The Absolute Best Bar in the East Village

Day or night, this is the best place to grab a drink. Photo: Noah Fecks

It’s time to select the best bar in the East Village, a neighborhood that — despite the best efforts of NIMBYs and Community Board 3 — still boasts the most active nightlife scene in the city. In fact, per the SLA, the neighborhood’s zip code is home to 585 active liquor licenses, which means there’s a lot of variety, not all of it great. The six bars below, however, officially rank as the East Village’s most excellent drinking options.

The Absolute Best

1. The Wayland
700 E. 9th St., at Ave. C; 212-777-7022

The very concept of an “East Village bar” conjures up plenty of different kinds drinking establishments — dives, high-end cocktail joints — but the ideal version is the same as any neighborhood’s best bar: comfortable, able to turn out decent drinks that don’t cost too much, not too crowded, and, most important, fun. That sums up the Wayland, in Alphabet City, more or less perfect. The thing about starting a night here is that there’s a good chance you’ll end up staying, and closing the whole place down, too. There’s occasional live music, very well made cocktails (the notorious kale-juice margarita is improbably terrific), and far-better-than-they-need-to-be sandwiches (get the BLT). The space is particularly nice when sunlight streams in onto the piano and the worn wooden floor slats, so make a point to drop by for happy hour, when cocktails are $8 and oysters are just a buck. Late-night, local bartenders crowd in after shifts at neighboring pubs, and the staff has been known to throw impromptu seafood parties. Plus: The hype around the “I Hear Banjos” — a stirred whiskey number that’s finished when the bartender “traps” some applewood smoke by topping it with an inverted, empty glass — is justified; it’s one of the city’s most impressive cocktails.

2. Lois
98 Ave. C, nr. 6th St.; 212-475-1400

There are several things Lois does to put you immediately at ease: First, all of the wine’s on tap, so rather than force customers to fumble through a big list, the owners can guide people with tastings of every offering, helping you choose a glass best suited to your palate. (By all means try the Glass Thief, an orange wine that Red Hook Winery makes just for Lois.) Second, the light-wood-filled, fresh-flower-accented, white-walled décor is sunny and cheerful, which matches the temperament of co-owners Phoebe Connell (who runs the kitchen) and Nora O’Malley (who runs the bar). And finally, there’s no tipping; wherever you land in this debate, it admittedly takes a good deal of stress away from the closing-the-check process.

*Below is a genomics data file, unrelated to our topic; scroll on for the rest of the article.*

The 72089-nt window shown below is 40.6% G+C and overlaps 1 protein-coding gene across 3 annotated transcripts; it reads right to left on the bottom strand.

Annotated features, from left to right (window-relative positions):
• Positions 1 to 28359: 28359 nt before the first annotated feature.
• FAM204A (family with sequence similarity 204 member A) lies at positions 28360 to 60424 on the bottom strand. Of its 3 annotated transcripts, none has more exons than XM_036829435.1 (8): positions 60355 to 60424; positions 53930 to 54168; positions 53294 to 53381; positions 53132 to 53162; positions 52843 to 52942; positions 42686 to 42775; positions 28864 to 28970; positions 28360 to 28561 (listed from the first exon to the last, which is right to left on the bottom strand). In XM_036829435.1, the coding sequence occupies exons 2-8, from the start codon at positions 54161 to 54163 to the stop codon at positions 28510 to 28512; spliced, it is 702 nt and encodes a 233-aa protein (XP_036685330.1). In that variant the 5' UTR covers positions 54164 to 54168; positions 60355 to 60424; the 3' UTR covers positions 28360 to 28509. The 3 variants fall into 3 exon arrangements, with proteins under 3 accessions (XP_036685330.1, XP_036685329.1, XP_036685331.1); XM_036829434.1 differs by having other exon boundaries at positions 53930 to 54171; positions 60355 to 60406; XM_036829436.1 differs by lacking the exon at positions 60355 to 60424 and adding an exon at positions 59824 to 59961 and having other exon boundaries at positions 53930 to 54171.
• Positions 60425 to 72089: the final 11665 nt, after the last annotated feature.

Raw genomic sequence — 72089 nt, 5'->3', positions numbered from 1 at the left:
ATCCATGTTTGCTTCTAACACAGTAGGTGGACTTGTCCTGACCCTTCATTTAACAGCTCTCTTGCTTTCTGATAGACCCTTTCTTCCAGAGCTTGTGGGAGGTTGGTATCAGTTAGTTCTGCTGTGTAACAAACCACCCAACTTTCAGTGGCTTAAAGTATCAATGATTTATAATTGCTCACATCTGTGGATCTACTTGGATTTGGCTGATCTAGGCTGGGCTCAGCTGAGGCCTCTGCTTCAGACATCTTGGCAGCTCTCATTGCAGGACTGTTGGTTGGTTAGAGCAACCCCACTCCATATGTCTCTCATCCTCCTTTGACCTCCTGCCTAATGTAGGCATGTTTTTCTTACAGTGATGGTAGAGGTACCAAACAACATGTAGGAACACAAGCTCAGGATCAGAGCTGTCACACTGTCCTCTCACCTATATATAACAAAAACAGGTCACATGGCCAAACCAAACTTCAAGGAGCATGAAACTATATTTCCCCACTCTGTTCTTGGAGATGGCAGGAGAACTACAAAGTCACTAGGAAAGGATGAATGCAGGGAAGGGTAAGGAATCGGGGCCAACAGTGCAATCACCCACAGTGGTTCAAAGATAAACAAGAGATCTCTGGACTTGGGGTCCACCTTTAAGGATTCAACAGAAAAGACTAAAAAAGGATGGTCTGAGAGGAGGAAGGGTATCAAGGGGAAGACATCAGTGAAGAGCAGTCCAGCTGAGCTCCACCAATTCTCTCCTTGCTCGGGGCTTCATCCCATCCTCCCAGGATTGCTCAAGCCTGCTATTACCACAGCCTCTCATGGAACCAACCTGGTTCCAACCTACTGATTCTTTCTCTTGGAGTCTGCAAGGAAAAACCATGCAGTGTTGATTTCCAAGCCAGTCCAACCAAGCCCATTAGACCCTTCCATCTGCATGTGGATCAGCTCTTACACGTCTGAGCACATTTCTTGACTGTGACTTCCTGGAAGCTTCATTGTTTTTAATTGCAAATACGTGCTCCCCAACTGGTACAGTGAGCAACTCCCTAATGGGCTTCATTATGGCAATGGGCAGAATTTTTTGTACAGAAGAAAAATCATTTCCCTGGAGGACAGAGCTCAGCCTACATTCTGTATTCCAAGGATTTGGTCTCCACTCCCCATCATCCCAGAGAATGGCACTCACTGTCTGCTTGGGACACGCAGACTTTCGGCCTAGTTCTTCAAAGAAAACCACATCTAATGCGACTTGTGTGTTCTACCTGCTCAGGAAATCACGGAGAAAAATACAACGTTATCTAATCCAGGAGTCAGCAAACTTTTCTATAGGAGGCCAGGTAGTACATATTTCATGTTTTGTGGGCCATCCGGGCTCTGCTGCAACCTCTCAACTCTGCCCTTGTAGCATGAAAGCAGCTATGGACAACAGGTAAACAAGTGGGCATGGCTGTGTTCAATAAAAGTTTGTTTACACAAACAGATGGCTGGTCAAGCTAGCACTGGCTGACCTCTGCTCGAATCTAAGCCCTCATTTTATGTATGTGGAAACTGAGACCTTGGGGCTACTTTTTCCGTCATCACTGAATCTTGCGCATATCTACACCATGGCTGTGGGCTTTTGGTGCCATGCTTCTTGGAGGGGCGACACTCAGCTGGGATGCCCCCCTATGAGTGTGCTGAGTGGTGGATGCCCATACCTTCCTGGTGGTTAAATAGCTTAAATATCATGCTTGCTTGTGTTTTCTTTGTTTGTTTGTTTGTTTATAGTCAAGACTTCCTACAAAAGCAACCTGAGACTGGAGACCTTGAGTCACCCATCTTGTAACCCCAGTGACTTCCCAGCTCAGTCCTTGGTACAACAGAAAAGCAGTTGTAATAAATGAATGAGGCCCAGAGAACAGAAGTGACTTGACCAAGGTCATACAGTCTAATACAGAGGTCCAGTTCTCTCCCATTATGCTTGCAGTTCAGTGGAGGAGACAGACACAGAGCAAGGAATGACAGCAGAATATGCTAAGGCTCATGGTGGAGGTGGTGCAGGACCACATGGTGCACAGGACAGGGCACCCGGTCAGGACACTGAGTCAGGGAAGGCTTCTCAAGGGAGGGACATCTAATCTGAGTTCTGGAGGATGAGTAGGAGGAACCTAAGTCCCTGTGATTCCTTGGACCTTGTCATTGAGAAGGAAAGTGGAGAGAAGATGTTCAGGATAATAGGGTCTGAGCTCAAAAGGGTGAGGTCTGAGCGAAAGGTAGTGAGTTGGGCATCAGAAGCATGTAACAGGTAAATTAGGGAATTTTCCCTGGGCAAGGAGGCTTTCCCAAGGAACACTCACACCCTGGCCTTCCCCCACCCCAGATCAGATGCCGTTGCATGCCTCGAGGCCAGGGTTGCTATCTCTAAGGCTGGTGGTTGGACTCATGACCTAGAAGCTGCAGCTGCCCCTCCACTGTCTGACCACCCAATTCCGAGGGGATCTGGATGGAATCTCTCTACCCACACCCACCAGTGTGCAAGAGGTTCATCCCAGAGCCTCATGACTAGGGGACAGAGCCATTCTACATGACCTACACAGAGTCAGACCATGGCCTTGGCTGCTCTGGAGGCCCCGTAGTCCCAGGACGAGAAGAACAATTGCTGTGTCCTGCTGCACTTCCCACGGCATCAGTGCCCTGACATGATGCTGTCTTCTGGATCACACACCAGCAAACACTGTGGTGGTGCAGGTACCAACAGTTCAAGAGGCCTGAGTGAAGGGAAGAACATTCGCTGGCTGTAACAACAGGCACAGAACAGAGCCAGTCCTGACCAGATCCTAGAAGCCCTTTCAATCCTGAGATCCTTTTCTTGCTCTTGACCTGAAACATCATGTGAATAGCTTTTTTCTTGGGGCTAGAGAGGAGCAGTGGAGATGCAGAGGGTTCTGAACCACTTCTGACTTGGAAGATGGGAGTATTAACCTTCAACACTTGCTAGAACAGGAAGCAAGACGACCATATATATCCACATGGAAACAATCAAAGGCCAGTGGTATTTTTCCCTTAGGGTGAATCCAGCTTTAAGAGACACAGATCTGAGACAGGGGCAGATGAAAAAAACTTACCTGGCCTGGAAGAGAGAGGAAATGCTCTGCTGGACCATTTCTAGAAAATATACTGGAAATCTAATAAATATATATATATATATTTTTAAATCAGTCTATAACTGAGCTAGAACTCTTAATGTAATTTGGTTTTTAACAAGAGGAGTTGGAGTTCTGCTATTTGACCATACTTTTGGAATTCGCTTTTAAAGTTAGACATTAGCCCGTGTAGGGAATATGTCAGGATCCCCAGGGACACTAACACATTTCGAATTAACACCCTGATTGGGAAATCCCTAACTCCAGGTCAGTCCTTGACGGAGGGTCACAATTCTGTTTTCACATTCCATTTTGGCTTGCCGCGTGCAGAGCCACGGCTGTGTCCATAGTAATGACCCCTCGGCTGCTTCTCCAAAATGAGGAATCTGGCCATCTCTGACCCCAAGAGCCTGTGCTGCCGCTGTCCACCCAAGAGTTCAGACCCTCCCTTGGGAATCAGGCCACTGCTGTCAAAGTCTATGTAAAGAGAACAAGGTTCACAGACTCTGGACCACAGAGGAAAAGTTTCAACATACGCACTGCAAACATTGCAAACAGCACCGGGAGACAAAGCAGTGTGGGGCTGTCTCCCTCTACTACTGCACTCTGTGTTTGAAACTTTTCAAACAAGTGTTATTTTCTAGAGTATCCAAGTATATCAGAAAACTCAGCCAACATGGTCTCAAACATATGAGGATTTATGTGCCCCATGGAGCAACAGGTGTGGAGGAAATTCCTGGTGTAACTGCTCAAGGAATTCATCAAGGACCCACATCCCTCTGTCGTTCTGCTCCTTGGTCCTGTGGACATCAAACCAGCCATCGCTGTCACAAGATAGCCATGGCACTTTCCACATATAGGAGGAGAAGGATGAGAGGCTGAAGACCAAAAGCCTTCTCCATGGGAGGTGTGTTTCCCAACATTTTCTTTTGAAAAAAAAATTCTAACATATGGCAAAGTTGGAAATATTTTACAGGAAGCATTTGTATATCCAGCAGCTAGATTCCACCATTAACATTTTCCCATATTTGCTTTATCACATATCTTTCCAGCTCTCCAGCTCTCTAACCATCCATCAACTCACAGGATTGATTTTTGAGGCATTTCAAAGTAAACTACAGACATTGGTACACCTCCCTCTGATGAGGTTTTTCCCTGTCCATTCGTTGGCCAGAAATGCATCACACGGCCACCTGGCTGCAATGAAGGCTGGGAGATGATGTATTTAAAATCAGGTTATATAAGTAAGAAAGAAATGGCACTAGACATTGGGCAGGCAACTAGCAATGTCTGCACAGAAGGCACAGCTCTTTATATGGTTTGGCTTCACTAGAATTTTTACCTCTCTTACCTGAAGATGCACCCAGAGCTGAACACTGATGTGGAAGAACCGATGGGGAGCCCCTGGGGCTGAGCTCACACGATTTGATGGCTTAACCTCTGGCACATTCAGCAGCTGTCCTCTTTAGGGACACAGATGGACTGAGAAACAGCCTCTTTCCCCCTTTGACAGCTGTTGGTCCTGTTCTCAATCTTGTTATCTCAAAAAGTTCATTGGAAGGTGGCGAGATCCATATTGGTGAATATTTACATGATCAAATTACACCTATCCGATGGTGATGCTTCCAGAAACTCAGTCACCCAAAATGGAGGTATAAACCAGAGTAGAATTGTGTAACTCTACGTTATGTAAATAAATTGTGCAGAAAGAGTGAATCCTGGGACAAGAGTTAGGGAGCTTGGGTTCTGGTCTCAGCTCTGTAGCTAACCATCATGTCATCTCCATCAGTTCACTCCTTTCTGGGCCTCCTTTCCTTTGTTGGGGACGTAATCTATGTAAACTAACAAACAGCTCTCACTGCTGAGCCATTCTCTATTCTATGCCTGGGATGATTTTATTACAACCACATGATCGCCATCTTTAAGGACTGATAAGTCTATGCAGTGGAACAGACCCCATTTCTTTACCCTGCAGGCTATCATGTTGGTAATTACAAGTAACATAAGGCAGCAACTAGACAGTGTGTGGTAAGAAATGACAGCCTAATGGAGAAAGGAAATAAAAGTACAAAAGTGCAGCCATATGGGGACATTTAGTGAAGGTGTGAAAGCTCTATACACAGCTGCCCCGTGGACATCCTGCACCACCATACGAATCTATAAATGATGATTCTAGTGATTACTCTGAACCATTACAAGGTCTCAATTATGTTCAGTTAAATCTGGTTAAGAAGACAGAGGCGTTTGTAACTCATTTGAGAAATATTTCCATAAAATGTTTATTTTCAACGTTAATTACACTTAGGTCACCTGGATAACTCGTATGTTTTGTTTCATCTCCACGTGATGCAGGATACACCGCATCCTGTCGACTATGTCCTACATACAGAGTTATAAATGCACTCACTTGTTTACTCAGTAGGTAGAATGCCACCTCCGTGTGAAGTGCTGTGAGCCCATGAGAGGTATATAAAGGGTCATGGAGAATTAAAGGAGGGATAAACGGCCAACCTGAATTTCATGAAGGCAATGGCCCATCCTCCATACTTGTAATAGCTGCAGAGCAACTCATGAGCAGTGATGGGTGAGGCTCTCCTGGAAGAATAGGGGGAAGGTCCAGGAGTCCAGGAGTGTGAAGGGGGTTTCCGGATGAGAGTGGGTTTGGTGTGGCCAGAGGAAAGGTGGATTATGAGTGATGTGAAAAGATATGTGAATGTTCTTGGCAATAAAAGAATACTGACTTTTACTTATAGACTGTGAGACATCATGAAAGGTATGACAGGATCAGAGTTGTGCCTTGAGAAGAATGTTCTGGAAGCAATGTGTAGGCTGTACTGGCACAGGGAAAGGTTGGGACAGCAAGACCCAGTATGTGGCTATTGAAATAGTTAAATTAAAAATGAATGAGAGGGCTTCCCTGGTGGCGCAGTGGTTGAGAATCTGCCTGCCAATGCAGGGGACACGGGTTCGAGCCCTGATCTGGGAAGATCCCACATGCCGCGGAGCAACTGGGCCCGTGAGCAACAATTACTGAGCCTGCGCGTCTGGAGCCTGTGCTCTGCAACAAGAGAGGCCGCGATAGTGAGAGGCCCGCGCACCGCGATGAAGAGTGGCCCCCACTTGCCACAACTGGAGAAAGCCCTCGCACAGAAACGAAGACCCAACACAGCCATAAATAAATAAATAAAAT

3. Standings
43 E. 7th St., nr. Second Ave.; 212-420-0671

Whoever coined the term shoebox-size was likely watching a baseball game at Standings, where a group of six Mets fans can make the place feel crowded. But the small size (three tables, bleacher seating, and a dozen bar stools) means you’re forced to make friends with everyone in the bar. That’s easy since sports are the thing here — MLB standings are updated on a chalkboard daily — but it’s a lot more charming than simple sabermetrics and watching a game. Standings is a place where you can unite over commiserating about your team’s defeat in game seven of the ALCS, or celebrating with a fifth craft beer after a Stanley Cup advance; it’s a make-your-own-family bar in a city that desperately needs that.

4. Jimmy’s No. 43
43 E. 7th St., nr. Second Ave.; 212-982-3006

Just below Standings is this beer-centric pub (that also has a crush on whiskey, especially local bottles). A sign proudly blares, “No crap on tap,” and the beers change frequently enough to warrant white-duct-tape handles on the taps, so the names can be more easily swapped. Owner Jimmy Carbone is well-known for helping local beer-makers; they repay him by coming here for Barrier and Other Half drafts and kielbasa from the East Village Meat Market. Vaulted brick ceilings and wooden beer barrels above the bar lend the place such an old-timey feel that it’s actually surprising the whole place isn’t lit by candle.

5. Josie’s
520 E. 6th St., nr. Ave. A; 212-228-9532

Josie’s, which can be found by locating the black bear outside the door on 6th Street, is a dive to be sure, but not an all-out, falling-apart, dirty-bathroomed hole like many of its neighbors. You could take your parents here, and locals drop in to the Victorian-wallpapered space for cheap drafts and to feed dollars to the pool table or the jukebox (Pavement, Hole, Tom Waits, Nina Simone, etc.).

6. Mother of Pearl
95 Ave. A, at 6th St.; 212-614-6818

On a late-summer afternoon, the best place in New York to post up with a cocktail is the airy bar at Mother of Pearl, where a breeze reaches in from the hardy-banana-plant-bedecked front room’s open windows. Cross your fingers that cocktail maven Jane Danger (a onetime CBGB bartender) is tending to the drinks, and ask her to make you a Shark Eye (passion fruit, bourbon, served in a shark-shaped glass) or a Tide Is High (cashew, pineapple, mezcal, and fresh-flower garnish). The experience is transporting, and the pricey cocktails prove their worth, besting the drinks sold at many neighboring mixology temples.

The Best Bar in the East Village